Artist: Passion Pit
Label: Frenchkiss Records/Columbia
Due Out: May 19th
For a group that's been around for about a year and a half, Passion Pit has generated an awful lot of buzz. Appearing on the scene late in 2007, the five members have created fun and interesting pop music in their brief time together, capitalizing on the recent electro-indie craze, or perhaps, even furthering it. After releasing a six-song demo, originally penned for lead singer Michael Angelakos' girlfriend, the band gained popularity at Emerson College almost instantly, followed by notice in the Boston music press. From there, MTV, Pitchfork, Itunes, and the WB online have all picked up on the band, and ever since, it's seemed that they've been on a roller coaster ride to stardom. And that's where we arrive at Manners. Expanding upon the creative wall of sound they concocted on 2008's Chunk of Change EP, Manners brings a strong first chapter in what should be a long and interesting career of full-lengths. If you like pop music, brace yourself.
"Make Light" rolls in, quickly getting louder from its reserved introduction, bursting onto the scene with a jovial collection of pop synths, soaring falsetto vocals, and a playful guitar riff. Next is "Little Secrets," a song that at first makes you think you're starting up the NES for a game of Super Mario Bros., before the inevitable vocal takeover. Though the entire record is fun, this song may be the most so, employing a bouncy pop beat that curries favor from 80s enthusiasts and even fans of church hymnals. Admittedly, I usually hate kid vocals in songs, but this track uses them to perfection. Literally, perfection. When I first heard them, I was hooked. It's the perfect medium to truly translate the youth this record strives for, so I commend the band for possessing the foresight there. Compared to the previous track, "Moth's Wings" may sound slow at first, but I'm pretty sure anything would. However, we see that this track quickly jumps into its keyboard-fueled melody that, like most of the songs on the album, bounces along with a pleasant and airy feel that is sure to make it endearing to listeners this year.
From there, we proceed to the album's first single, "The Reeling," a dance party in the image of European electro-pop if I've ever heard one. These songs all fit together, trust me, but there is a definite difference in style per song that makes me eagerly anticipate the next one. Also, if the fantastic beat here wasn't enough, the kid chorus is back for yet another perfect placement within the track. In what starts out as something that sounds very similar to a slowed-down version of the intro Ra Ra Riot's "Too Too Too Fast," "To Kingdom Come" finally allows us to catch a bit of our breath, though that observation is only by the standards of Manners as a whole. It's still catchy as hell, just like the rest of the album, once it gets to the chorus, and will have you dancing, or tapping your foot at the least. Next, "Swimming in the Flood," could probably substitute as a hip hop song at first glance, before incorporating some calm vocals and a conservative piano contribution. If this album had to have a ballad, I suppose you could call this it, at least for the first half, before it gets more active again. "Folds In Your Hands" then brings us back to the club, once again hopping around between the high-pitched vocals, 80s-inspired synths, and 90s dance beats.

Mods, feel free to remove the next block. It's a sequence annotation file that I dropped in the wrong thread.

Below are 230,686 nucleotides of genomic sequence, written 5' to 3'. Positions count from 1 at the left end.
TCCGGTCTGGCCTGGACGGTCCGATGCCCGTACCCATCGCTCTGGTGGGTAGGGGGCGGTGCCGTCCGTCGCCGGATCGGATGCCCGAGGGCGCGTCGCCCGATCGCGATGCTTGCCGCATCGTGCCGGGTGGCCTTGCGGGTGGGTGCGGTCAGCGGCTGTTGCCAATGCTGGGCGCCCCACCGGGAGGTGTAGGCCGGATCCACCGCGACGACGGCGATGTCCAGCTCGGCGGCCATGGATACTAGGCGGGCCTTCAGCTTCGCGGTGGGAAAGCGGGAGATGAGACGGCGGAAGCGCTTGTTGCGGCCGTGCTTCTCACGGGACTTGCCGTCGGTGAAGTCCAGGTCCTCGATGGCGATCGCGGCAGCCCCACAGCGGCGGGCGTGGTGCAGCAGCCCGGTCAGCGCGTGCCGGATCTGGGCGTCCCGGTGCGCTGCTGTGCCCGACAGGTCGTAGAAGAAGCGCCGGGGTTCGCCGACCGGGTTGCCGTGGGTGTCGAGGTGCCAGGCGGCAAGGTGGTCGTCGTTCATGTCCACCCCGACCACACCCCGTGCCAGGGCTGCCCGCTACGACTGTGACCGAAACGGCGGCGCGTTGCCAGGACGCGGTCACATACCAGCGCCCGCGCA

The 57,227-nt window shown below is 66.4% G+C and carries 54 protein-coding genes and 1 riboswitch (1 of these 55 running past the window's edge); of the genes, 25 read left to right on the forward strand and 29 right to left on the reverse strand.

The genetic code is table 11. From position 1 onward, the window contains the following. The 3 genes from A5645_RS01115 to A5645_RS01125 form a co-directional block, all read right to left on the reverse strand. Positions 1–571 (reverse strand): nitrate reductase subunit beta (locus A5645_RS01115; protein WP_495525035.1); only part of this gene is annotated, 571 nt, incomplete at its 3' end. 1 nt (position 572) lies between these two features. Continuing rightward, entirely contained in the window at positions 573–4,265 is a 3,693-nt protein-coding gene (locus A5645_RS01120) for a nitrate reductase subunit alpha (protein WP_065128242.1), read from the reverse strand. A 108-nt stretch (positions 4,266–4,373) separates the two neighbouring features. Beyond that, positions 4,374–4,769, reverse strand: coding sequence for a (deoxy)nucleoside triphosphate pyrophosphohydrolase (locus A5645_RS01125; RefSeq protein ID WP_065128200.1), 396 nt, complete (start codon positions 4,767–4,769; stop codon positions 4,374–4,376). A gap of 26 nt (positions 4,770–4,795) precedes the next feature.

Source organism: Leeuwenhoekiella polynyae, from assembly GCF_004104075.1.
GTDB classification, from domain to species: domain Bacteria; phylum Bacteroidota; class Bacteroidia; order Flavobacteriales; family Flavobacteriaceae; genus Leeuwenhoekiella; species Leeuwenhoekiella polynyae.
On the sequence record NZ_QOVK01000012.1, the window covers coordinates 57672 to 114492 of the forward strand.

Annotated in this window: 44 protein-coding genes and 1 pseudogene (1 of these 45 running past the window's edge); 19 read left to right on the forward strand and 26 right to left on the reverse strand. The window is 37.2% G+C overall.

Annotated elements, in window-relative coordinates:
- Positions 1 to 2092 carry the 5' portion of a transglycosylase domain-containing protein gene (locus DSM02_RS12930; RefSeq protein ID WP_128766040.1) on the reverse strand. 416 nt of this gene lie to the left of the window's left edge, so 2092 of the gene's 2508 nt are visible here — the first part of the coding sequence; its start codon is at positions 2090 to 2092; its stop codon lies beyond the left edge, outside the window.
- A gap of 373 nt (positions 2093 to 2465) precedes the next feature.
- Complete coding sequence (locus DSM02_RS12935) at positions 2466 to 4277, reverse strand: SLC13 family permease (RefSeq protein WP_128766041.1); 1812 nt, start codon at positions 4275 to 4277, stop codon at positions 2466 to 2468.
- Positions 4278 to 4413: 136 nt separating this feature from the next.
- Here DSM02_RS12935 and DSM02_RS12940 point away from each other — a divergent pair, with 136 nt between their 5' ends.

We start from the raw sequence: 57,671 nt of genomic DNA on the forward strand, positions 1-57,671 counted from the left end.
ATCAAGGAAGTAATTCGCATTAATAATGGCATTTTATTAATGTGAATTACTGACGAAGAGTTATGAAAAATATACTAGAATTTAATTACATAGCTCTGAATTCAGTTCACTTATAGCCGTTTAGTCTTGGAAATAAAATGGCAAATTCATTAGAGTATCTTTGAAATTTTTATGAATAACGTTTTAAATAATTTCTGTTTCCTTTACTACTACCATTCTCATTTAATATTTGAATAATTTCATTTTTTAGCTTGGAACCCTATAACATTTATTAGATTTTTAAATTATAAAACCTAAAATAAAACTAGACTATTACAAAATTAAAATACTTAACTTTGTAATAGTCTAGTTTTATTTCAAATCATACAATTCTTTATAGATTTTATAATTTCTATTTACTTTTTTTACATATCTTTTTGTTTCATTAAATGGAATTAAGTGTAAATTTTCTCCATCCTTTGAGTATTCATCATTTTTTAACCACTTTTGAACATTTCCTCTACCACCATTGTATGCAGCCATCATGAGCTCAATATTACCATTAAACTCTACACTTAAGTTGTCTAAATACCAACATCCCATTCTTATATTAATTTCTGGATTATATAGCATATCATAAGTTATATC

"Eyes As Candles" just seems like a spoof on Hoobastank's "The Reason" at first glance, and honestly, if someone did an entire record of songs like that, I would have half a mind to give it a 9 out of 10. Hoobastank owes us for that entire three-month block time we had to hear that song, so I think it's only fair to champion those who may allude to it, albeit briefly and in a joking fashion. The next track, "Sleepyhead," is definitely familiar to anyone who's been listening to this type of music in the past year. We even featured it here a couple months back. Though not the fastest, nor most adventurous song, for some reason, this one appeals to people purely on the basis of its many elements creating a fun and pleasant pop mixture. Then, believe it or not, "Let Your Love Grow Tall" actually sounds like a regular song- and by regular, I mean, something that's not hopped up on pop and club beats while flying along at over 180 bpms. Once again, there's a hint of the kids chorus, this time in a more-reserved capacity, but still there and effective, so it's a plus. And we end with "Seaweed Song". This one actually sounds a bit religious, but maybe that's just my perception. I'm guessing it was called "Seaweed Song" because of the underwater aesthetic it seems to create? I could be wrong, but I feel like I'm underwater while listening to it, so that seemed to work.
Manners, unlike any other album I have heard this year, is in another world. Literally. Passion Pit has created a bubble of sound, that you can only access while listening to this album, and once inside, you are so overwhelmed and taken aback by the pure level of accomplishment that it's over before you know it. Every song has a real and original personality, and I commend the band for quickly holding their own and making a name for themselves as ones to watch in the recent sea of electronic-based tunes. Rarely does a band, especially on their debut album, undertake this much so successfully. There's a lot going on here, all of it delightful, so prepare yourself to listen multiple times to truly latch on to everything happening around you. Similarities include the aforementioned Ra Ra Riot, MGMT, and Dan Deacon.
Best Track: "Little Secrets"